Administration: The Ministry of Justice exercised oversight regarding the condition of detainees and was authorized to conduct investigations into allegations of human rights abuses. From October 2020 to September, the PSD Human Rights and Transparency Office made a total of 11 visits to detention centers accompanied by observers from both local and international organizations. Karamah (a team of government officials and NGOs) and the NCHR also monitored prison conditions, with the NCHR conducting approximately 30 prison visits. In some cases, both prior to and during the COVID-19 pandemic, authorities severely restricted the access of detainees to visitors.

Authorities sometimes did not inform families regarding the whereabouts of detainees or delayed notification of families between 24 hours and 10 days. Although the PSD had a system of electronic recordkeeping to address this problem, NGOs reported families did not always know the whereabouts of detainees.

Independent Monitoring: The government permitted some local and international human rights observers and lawyers to visit prisons and conduct private interviews. The International Committee of the Red Cross (ICRC) had wide access to visit prisoners and detainees in all prisons, including facilities operated by the GID. Authorities approved some requests by local human rights observers to conduct announced monitoring visits independently of Karamah and the NCHR.

Improvements: The PSD renovated eight prison facilities to improve sanitary facilities, access to water, ventilation, and heating systems and equipped facilities with fire-safety equipment, outdoor lighting systems, and small-scale supermarkets for detainees. Authorities took steps to construct additional wings and floors in existing centers to fix infrastructure and accommodate additional detainees.

The PSD rehabilitated the health units in the Muwaqqar, Tafilah, and Juweideh detention centers. The PSD had a memorandum of understanding with the Ministry of Health and the ICRC to update the health units in the Swaqa and Juweideh detention centers and to establish a referral system to transfer patients outside prisons if an inmate’s condition required treatment not available at the prison clinic.

The PSD and the Ministry of Justice expanded their distanced court hearings program, building additional video conference rooms in detention centers for a total of 18 rooms that served 12 detention centers. As of the end of October, more than 20,000 detainees had attended court hearings via conference calls since the outbreak of the pandemic, representing approximately 47 percent of all hearings during that period. Authorities also took steps to use alternatives to prison sentences for nonviolent offenders. The Ministry of Justice processed 264 criminals into alternative sentencing as of October.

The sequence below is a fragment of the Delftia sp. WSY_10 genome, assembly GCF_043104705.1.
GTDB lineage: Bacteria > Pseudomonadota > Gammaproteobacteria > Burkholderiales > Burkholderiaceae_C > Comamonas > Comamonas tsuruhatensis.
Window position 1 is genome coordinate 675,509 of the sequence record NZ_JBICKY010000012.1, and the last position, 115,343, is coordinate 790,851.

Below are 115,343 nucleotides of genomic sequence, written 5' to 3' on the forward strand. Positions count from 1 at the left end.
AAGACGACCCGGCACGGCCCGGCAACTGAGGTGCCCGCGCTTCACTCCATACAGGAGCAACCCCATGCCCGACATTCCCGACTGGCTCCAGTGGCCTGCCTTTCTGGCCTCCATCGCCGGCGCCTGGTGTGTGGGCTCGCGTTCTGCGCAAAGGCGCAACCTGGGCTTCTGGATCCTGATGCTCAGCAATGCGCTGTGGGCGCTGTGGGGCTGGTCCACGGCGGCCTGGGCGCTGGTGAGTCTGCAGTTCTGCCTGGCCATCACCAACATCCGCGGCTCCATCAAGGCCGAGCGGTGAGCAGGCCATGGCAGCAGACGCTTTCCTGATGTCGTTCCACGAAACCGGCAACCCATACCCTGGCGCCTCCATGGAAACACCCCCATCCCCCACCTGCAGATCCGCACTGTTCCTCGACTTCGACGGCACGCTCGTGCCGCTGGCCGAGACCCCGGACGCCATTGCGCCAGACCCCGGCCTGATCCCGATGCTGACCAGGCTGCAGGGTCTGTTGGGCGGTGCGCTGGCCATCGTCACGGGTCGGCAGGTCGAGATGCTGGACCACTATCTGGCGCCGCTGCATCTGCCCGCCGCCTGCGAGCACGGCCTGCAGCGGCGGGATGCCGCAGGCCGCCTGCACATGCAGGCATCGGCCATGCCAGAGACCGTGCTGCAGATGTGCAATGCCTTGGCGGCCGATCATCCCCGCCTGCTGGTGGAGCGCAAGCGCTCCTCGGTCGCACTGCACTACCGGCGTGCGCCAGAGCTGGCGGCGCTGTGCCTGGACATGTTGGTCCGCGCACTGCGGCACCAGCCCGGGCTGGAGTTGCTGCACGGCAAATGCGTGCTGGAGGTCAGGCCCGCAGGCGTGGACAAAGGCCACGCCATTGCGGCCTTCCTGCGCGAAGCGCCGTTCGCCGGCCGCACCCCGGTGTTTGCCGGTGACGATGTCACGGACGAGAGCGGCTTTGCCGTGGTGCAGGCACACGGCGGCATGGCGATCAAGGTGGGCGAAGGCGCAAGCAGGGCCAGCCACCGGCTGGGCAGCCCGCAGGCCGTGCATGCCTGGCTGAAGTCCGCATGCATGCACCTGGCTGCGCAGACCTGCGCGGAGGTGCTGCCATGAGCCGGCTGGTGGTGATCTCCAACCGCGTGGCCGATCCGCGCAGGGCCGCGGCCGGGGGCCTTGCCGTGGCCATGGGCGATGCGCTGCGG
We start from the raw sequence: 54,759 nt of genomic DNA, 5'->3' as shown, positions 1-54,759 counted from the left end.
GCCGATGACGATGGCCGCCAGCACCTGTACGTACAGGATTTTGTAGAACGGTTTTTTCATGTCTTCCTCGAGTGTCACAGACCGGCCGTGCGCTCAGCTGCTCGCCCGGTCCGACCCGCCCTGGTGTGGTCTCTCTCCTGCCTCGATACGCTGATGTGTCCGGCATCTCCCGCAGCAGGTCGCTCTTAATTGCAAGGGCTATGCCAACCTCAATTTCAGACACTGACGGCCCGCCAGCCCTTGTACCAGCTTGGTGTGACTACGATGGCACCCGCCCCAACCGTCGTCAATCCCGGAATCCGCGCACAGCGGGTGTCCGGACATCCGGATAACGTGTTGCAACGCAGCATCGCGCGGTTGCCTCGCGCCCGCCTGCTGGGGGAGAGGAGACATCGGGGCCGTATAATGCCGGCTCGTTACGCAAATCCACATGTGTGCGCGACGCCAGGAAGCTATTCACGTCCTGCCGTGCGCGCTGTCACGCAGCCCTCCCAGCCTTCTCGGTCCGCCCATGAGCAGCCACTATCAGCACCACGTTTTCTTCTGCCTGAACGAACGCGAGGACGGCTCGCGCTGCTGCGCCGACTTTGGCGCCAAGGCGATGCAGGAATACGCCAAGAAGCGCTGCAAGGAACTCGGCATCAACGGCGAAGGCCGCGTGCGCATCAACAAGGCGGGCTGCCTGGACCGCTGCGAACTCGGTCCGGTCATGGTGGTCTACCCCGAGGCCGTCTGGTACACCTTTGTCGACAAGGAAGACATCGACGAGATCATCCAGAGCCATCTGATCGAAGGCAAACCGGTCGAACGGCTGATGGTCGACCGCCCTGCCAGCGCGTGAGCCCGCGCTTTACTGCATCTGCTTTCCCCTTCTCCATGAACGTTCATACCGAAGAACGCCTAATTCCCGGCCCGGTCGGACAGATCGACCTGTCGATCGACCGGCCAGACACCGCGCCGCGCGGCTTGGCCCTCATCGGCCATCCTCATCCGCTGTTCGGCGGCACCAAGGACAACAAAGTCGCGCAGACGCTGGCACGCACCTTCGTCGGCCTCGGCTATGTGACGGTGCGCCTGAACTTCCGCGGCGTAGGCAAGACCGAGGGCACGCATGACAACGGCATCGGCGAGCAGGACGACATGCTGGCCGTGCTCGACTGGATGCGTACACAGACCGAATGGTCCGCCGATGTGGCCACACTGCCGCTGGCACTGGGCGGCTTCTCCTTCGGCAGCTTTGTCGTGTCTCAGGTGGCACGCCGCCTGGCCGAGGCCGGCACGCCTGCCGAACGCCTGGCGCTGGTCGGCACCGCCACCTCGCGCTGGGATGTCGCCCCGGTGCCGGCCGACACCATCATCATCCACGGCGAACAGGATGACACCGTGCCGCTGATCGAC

d. Arbitrary Arrest or Detention

The law prohibits arbitrary arrest and detention and provides for the right of any person to challenge the lawfulness of his or her arrest or detention in court; however, the government did not always observe these prohibitions.

Arrest Procedures and Treatment of Detainees

The law provides a person in custody with the right to appear promptly before a judge or other judicial officer for a judicial determination of the legality of the detention. The law allows authorities to detain suspects for up to 24 hours without a warrant in all cases. It requires that police notify authorities within 24 hours of an arrest and that authorities file formal charges within 15 days of an arrest. Authorities can extend the period to file formal charges to as long as six months for a felony and two months for a misdemeanor. According to local NGOs, prosecutors routinely requested extensions, which judges granted. The State Security Court (SSC) can authorize Judicial Police (part of the PSD) to arrest and keep persons in custody for seven days prior to notification of arrest while conducting criminal investigations. This authority includes arrests for alleged misdemeanors. NGOs alleged that authorities transferred suspects to the SSC to extend the legal time from 24 hours to seven days for investigation prior to notification. NGOs also alleged that authorities transferred suspects from one police station to another to extend the investigation period. During the year the Ministry of Justice operated an electronic notification system for judicial action to help lawyers remain up to date on their cases and reduce the length of pretrial detention.

The penal code allows bail, and authorities used it in some cases. In many instances the accused remained in detention without bail during legal proceedings. The PSD regulations exempt persons from pretrial detention if they have no criminal record and the crime is not a felony. NGOs reported cases of arbitrary administrative detention during the year. Many detainees reported not having timely access to a lawyer, despite the law’s guarantee of access to legal counsel upon referral to public prosecutors. Courts appointed lawyers to represent indigent defendants charged with felonies carrying possible life sentences (often interpreted by the judiciary as 20 years) or the death penalty, although for lesser crimes legal aid services remained minimal.